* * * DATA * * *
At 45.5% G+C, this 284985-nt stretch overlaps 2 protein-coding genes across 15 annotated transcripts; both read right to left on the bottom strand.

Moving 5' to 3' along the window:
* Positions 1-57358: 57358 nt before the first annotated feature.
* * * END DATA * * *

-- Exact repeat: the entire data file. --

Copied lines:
At 45.5% G+C, this 284985-nt stretch overlaps 2 protein-coding genes across 15 annotated transcripts; both read right to left on the bottom strand.

Moving 5' to 3' along the window:
* Positions 1-57358: 57358 nt before the first annotated feature.